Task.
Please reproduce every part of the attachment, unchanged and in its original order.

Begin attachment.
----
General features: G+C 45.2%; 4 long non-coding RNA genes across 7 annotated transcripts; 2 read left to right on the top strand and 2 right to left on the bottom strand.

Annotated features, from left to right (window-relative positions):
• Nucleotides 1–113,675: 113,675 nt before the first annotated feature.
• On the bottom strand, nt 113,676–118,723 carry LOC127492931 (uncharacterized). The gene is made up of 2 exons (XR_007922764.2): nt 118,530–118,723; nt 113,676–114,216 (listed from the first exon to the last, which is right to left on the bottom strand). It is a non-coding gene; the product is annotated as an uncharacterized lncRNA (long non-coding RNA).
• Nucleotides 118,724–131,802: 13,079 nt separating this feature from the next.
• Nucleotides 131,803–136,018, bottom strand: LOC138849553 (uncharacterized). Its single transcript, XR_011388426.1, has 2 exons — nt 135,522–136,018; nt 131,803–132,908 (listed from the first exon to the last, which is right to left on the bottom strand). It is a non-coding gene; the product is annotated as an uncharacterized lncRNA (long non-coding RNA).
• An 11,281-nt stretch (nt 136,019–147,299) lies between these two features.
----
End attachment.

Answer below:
General features: G+C 45.2%; 4 long non-coding RNA genes across 7 annotated transcripts; 2 read left to right on the top strand and 2 right to left on the bottom strand.

Annotated features, from left to right (window-relative positions):
• Nucleotides 1–113,675: 113,675 nt before the first annotated feature.
• On the bottom strand, nt 113,676–118,723 carry LOC127492931 (uncharacterized). The gene is made up of 2 exons (XR_007922764.2): nt 118,530–118,723; nt 113,676–114,216 (listed from the first exon to the last, which is right to left on the bottom strand). It is a non-coding gene; the product is annotated as an uncharacterized lncRNA (long non-coding RNA).
• Nucleotides 118,724–131,802: 13,079 nt separating this feature from the next.
• Nucleotides 131,803–136,018, bottom strand: LOC138849553 (uncharacterized). Its single transcript, XR_011388426.1, has 2 exons — nt 135,522–136,018; nt 131,803–132,908 (listed from the first exon to the last, which is right to left on the bottom strand). It is a non-coding gene; the product is annotated as an uncharacterized lncRNA (long non-coding RNA).
• An 11,281-nt stretch (nt 136,019–147,299) lies between these two features.